One researcher coded all the ERIC strategy descriptions using the BCT taxonomy. To minimise the influence of researcher assumptions or familiarity with certain strategies, three analysts reviewed and rated their agreement with the coding. They also provided suggestions of BCTs that should be removed or added.
We recognize that depending on how any given ERIC strategy is operationalized, there could be many other potential BCTs possible. Instead of making assumptions, we opted for a conservative approach in our analysis and coded the strategy definition and detailed description in the ERIC compilation only. It is likely these descriptions are a starting point for how a strategy could be operationalised, rather than an exhaustive or prescriptive description. Primary studies of implementation interventions are another source of information on how strategies are operationalised by researchers and implementers. BCT-coding intervention descriptions in future systematic reviews could be another step in the process of specifying ERIC strategies. Researchers have begun to synthesize the content of commonly used strategies [22, 27]. BCT coding is dependent on the richness of the strategy description  and the specificity of the BCT definitions. As mentioned previously, broadly defined BCTs were the most frequently coded in ERIC strategy descriptions which could reflect the ease with which their definitions are identifiable in the text.
The results of this study have a number of practical implications. First, the study distinguishes between ERIC strategies based on the extent to which they are similar to or indicate BCTs and thus can be readily operationalised. It places strategies on a continuum from clearly specified to those requiring more work before application. This could be potentially useful to researchers and practitioners trying to design, replicate, scale, and spread implementation interventions. These frameworks could be integrated iteratively in several ways. For example, designers could begin with the ERIC compilation to name strategies in a language that is accessible to stakeholders and specify the activities within those strategies using the BCT taxonomy, using the coding in this analysis as a starting point. Alternatively, designers using the behaviour change wheel approach to intervention design could refer to the ERIC compilation to see how certain intervention functions or BCTs could be operationalised in an implementation context. Second, the results could also inform fidelity assessment by suggesting observable BCTs that could be monitored as strategies are deployed [50, 51]. Finally, each taxonomy can make a unique contribution that can be leveraged to enhance the reporting, replication, and synthesis of strategies. The ERIC compilation provides an accessible language for community partners and practitioners designing implementation strategies. Integrating the BCT taxonomy encourages consideration of the actions and targets of these strategies.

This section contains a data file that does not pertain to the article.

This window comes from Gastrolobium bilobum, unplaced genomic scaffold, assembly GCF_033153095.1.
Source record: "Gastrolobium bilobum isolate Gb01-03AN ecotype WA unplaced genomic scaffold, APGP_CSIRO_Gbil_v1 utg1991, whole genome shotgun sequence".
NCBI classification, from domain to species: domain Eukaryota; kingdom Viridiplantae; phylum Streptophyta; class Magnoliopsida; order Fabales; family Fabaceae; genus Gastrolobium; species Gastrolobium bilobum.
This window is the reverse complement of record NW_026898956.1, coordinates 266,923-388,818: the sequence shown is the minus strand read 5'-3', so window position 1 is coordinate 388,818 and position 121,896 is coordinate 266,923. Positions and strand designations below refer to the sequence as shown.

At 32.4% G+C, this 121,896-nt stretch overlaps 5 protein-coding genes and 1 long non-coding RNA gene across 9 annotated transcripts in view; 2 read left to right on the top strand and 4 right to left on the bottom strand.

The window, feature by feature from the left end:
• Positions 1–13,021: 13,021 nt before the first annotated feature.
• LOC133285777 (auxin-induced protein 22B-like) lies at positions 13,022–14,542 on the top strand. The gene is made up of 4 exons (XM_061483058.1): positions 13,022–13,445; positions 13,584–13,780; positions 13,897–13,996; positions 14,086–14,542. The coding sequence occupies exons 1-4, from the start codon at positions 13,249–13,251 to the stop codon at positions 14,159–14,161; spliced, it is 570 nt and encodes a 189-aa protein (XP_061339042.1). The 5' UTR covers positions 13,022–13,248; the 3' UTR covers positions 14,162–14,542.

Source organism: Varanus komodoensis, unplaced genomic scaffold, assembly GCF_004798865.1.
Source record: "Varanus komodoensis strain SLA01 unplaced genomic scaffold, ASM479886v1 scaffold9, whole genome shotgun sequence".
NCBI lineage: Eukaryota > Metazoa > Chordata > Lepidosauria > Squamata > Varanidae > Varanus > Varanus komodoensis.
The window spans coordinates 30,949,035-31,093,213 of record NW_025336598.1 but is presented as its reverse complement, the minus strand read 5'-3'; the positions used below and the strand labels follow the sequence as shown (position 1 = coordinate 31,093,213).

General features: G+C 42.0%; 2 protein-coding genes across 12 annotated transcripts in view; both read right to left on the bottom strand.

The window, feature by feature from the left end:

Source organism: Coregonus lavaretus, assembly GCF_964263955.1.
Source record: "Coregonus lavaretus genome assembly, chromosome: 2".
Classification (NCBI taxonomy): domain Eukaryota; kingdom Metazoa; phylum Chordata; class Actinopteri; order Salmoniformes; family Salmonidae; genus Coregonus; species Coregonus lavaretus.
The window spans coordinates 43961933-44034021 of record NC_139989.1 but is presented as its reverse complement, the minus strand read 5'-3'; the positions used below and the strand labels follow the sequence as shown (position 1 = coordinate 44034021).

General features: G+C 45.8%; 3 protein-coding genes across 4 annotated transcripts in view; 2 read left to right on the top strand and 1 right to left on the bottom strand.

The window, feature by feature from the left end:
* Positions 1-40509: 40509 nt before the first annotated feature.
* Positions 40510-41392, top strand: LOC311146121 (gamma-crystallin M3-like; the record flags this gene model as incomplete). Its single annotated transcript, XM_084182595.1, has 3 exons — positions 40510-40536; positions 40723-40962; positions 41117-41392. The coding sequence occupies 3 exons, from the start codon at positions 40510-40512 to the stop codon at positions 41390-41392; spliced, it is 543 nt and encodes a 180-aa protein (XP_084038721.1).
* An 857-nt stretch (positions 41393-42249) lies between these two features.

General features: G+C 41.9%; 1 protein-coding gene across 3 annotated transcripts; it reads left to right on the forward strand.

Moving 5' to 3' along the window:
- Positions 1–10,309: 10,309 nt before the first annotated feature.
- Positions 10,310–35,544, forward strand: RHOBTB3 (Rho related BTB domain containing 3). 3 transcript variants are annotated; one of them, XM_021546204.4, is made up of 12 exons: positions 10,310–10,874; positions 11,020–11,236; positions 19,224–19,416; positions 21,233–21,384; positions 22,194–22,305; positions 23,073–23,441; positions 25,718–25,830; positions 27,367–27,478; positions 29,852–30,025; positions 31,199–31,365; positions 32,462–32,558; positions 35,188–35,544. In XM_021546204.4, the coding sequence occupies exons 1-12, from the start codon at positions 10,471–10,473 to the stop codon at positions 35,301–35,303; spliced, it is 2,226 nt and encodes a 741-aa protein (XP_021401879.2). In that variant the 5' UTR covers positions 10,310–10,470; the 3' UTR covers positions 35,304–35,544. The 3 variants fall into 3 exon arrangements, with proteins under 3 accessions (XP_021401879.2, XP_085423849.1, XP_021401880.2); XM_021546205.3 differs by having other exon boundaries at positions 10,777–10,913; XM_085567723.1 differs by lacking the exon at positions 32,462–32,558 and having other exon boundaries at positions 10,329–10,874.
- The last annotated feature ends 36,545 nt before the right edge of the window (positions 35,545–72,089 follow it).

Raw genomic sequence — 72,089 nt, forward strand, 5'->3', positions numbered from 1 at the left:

The myriad of theories, models, and frameworks is an accepted part of implementation science. However, there is increasing recognition of the opportunity and needs to combine these tools . This study highlights the complementarity rather than redundancy that can come from combining the ERIC compilation and BCT taxonomy. Each taxonomy can make a unique contribution to enhance the reporting, replication, and synthesis of strategies. More efforts to integrate these taxonomies will aid strategy developers and build links between existing silos in implementation science.
Availability of data and materials
Aims, Ingredients, Mechanism, Delivery
Behaviour change technique
Expert Recommendations for Implementing Change
Standards for Reporting Implementation Studies
Template for Intervention Description and Replication
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This work was supported by a Fulbright-Health Research Board Impact Award (2018) awarded to Dr. McHugh to work with Assoc. Prof Powell at the University of North Carolina. Dr. McHugh is funded by the Health Research Board Leader Award (RL-2020-004). Assoc. Prof. Byron J. Powell was supported in part by the U.S. National Institute of Mental Health through K01MH113806.
Authors and Affiliations
School of Public Health, University College Cork, Western Gateway Building, Western Rd, Cork, Ireland
School of Epidemiology & Public Health, University of Ottawa and Clinical Epidemiology Program, Ottawa Hospital Research Institute, Ottawa, Canada
Department of Dietetics and Human Nutrition, College of Agriculture, Food and Environment, University of Kentucky, Lexington, USA
Courtney T. Luecking
Center for Mental Health Services Research, Brown School, Washington University in St. Louis, St. Louis, Missouri, USA
Byron J. Powell
Center for Dissemination & Implementation, Institute for Public Health, Washington University in St. Louis, St. Louis, Missouri, USA
Byron J. Powell
Division of Infectious Diseases, John T. Milliken Department of Medicine, Washington University School of Medicine, St. Louis, Missouri, USA
SMcH conceived of, designed the study, and wrote the initial version of the manuscript. All authors (SMcH, CL, JP and BP) contributed in the following ways: (a) provided substantive refinement of typology and coding rules, (b) participated in data analysis and consensus discussions, and (c) read, edited, and approved the final manuscript.
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McHugh, S., Presseau, J., Luecking, C.T. et al. Examining the complementarity between the ERIC compilation of implementation strategies and the behaviour change technique taxonomy: a qualitative analysis.
Implementation Sci17, 56 (2022). https://doi.org/10.1186/s13012-022-01227-2